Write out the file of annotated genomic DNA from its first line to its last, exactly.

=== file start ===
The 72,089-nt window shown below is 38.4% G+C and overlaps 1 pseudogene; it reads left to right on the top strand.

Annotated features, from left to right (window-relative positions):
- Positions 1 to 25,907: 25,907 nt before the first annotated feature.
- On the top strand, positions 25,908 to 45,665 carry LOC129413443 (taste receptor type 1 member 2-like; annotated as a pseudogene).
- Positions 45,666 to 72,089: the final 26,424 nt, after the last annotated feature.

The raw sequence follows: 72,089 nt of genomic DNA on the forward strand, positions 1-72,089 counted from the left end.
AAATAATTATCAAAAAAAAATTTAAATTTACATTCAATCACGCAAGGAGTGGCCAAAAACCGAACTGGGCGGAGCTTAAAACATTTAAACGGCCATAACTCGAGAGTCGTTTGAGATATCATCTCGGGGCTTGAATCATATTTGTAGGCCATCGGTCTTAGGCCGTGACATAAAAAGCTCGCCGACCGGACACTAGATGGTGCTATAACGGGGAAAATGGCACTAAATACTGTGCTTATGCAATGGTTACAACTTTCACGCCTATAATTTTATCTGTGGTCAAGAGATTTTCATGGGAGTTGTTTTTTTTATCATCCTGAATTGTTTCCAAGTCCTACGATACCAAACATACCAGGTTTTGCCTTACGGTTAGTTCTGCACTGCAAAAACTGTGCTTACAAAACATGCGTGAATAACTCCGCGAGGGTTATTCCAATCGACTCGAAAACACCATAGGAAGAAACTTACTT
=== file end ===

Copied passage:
The 72,089-nt window shown below is 38.4% G+C and overlaps 1 pseudogene; it reads left to right on the top strand.

Annotated features, from left to right (window-relative positions):
- Positions 1 to 25,907: 25,907 nt before the first annotated feature.
- On the top strand, positions 25,908 to 45,665 carry LOC129413443 (taste receptor type 1 member 2-like; annotated as a pseudogene).
- Positions 45,666 to 72,089: the final 26,424 nt, after the last annotated feature.

The raw sequence follows: 72,089 nt of genomic DNA on the forward strand, positions 1-72,089 counted from the left end.
AAATAATTATCAAAAAAAAATTTAAATTTACATTCAATCACGCAAGGAGTGGCCAAAAACCGAACTGGGCGGAGCTTAAAACATTTAAACGGCCATAACTCGAGAGTCGTTTGAGATATCATCTCGGGGCTTGAATCATATTTGTAGGCCATCGGTCTTAGGCCGTGACATAAAAAGCTCGCCGACCGGACACTAGATGGTGCTATAACGGGGAAAATGGCACTAAATACTGTGCTTATGCAATGGTTACAACTTTCACGCCTATAATTTTATCTGTGGTCAAGAGATTTTCATGGGAGTTGTTTTTTTTATCATCCTGAATTGTTTCCAAGTCCTACGATACCAAACATACCAGGTTTTGCCTTACGGTTAGTTCTGCACTGCAAAAACTGTGCTTACAAAACATGCGTGAATAACTCCGCGAGGGTTATTCCAATCGACTCGAAAACACCATAGGAAGAAACTTACTT